A $196 tax on the world’s wealthiest fliers.
via Flickr user TravelingOtter
Taking a long airplane flight is one of the worst things you can do for the environment. In the U.S., domestic flights alone account for 6.4 percent of the country’s travel-related emissions, though car travel is far more prevalent. And a 2013 report found that if the global aviation industry were its own country, it would be ranked 7th in the world in carbon dioxide emissions—between Germany and South Korea. Of course, those emissions are a key ingredient in climate change: The more carbon released into the atmosphere, the hotter and more volatile the planet becomes.
Now the French economist Thomas Piketty has a plan to combat aviation emissions. Yes, that Thomas Piketty, whose book Capital became the surprise hit of 2014 and created an international dialogue about growing inequality. In a paper released earlier this month, Piketty and his Paris School of Economics colleague Lucas Chancel argue a levy against expensive airplane tickets could offset the price of climate adaptation.
The economists find that a $196 tax on business class airplane tickets, and a $21 tax on economy class ones, could raise the $160 billion needed each year to adapt the world to climate change.
“Taxing flights is one way to target high emitting lifestyles, especially if we tax business class more than economy class,” Chancel told Climate Home. “A tax on air tickets to finance development programs already exists in some countries. What we need is to increase its level and generalize it.”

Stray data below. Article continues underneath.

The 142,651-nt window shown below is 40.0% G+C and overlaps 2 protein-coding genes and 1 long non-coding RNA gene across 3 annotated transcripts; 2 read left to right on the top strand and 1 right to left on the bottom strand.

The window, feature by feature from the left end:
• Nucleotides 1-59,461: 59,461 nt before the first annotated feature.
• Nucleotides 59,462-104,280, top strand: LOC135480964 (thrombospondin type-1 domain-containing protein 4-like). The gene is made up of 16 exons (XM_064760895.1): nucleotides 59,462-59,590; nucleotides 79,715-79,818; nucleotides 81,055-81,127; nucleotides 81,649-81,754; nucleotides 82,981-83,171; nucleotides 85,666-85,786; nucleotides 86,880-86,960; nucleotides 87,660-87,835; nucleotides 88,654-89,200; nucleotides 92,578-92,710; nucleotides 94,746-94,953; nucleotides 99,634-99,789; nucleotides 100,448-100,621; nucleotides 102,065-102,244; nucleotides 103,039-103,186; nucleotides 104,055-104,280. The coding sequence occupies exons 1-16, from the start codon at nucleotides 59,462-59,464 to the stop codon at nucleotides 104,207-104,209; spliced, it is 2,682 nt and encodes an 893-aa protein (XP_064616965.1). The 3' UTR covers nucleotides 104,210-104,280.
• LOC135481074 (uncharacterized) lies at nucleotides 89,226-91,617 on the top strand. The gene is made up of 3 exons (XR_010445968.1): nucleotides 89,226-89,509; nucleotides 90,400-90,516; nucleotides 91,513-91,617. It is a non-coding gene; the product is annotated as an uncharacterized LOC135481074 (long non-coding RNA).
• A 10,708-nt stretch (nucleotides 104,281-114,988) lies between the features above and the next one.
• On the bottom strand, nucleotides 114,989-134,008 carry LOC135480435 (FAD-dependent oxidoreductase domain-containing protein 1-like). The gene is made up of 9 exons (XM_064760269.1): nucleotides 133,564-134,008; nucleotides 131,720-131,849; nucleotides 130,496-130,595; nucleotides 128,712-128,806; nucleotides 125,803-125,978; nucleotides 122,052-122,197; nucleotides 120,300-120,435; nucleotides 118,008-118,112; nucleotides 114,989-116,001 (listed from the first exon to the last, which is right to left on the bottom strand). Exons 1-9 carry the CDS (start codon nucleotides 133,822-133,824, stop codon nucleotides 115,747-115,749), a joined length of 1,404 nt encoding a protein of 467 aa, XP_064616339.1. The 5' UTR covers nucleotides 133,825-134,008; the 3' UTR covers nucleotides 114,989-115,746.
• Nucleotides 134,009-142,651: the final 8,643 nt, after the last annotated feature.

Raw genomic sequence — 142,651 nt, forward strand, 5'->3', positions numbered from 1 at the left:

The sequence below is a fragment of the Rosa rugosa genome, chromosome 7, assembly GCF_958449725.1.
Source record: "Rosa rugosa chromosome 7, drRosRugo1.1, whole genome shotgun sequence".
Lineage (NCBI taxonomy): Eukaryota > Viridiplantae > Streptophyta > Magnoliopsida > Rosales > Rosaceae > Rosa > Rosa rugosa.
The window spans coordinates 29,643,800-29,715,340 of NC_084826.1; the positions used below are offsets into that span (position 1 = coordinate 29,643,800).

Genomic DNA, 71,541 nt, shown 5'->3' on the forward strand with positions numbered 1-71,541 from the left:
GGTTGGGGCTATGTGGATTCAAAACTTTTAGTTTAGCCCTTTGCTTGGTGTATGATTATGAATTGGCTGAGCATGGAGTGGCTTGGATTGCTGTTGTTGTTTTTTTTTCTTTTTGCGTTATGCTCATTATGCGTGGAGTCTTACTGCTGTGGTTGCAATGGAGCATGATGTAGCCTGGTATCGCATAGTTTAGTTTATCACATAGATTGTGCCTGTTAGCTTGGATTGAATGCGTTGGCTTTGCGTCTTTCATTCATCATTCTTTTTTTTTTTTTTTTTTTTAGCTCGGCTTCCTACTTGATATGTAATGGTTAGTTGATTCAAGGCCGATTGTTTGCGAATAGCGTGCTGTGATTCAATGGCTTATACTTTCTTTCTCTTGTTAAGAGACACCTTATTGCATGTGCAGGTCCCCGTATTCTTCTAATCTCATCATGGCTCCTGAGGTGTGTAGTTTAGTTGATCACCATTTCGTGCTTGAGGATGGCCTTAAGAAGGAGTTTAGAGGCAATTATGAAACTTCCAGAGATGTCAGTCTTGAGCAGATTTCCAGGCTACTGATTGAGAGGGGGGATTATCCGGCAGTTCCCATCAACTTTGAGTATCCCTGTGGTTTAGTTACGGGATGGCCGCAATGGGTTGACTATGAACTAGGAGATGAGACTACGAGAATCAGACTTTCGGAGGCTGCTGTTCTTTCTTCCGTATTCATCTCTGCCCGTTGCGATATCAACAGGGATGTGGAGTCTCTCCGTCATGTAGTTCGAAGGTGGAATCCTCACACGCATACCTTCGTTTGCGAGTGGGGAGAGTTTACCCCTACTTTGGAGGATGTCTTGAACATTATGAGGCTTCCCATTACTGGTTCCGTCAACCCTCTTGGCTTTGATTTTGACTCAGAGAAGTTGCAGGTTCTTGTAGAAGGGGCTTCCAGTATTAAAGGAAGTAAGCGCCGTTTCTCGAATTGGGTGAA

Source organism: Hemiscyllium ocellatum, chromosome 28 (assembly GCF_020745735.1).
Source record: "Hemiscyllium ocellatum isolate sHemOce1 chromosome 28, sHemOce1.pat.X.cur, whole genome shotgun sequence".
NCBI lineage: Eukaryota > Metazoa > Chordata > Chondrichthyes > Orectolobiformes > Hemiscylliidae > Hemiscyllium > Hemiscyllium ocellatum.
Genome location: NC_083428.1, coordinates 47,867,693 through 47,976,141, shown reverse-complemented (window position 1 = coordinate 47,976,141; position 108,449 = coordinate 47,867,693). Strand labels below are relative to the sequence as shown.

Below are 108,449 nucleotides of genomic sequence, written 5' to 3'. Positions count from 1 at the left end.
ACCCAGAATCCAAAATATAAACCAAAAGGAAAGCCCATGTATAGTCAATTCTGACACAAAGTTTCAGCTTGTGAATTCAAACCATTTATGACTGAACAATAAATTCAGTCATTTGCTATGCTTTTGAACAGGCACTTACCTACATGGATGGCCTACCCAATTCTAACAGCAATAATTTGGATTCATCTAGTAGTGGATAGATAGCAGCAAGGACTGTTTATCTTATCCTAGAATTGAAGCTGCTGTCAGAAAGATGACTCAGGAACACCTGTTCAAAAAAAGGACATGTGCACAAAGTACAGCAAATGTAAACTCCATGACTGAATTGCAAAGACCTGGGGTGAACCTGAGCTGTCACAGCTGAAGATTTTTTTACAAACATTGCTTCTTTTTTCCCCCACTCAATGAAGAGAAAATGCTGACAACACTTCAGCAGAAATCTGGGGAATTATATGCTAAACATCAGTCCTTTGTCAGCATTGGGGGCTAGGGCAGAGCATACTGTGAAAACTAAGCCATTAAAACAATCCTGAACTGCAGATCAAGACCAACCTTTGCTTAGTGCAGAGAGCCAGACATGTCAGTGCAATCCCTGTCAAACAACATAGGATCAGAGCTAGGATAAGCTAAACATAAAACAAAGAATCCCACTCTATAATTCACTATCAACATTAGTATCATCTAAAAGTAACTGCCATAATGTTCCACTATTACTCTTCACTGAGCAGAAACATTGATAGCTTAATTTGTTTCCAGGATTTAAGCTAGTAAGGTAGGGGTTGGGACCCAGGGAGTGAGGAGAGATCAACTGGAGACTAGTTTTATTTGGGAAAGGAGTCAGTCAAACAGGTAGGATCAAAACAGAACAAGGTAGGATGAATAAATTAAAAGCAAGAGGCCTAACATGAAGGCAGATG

via Flickr user Helmuts Guigo
The economists say the tax would be an easy, albeit imperfect, way to target the world’s top carbon emitters. Just 10 percent of the world’s population emits 45 percent of its carbon. These top emitters include U.S., EU, and Chinese citizens, but also super-rich residents of less developed countries like Saudi Arabia and Tanzania. Its the world’s poorest citizens, however, who stand to lose the most because of catastrophic climate change.
The paper presents other strategies to raise funds to offset climate change. One method would tax countries that simply produce more carbon than average. Another would only tax the top 1 percent of carbon emitters.
“Economic inequalities are reaching record high levels and reducing them constitutes a key challenge to policymakers in the coming decades,” Chancel told Climate Home. “It’s the same thing with carbon: another huge challenge that puts our societies at risk. If we fail to address both, our societies can collapse.”
(Via The Guardian)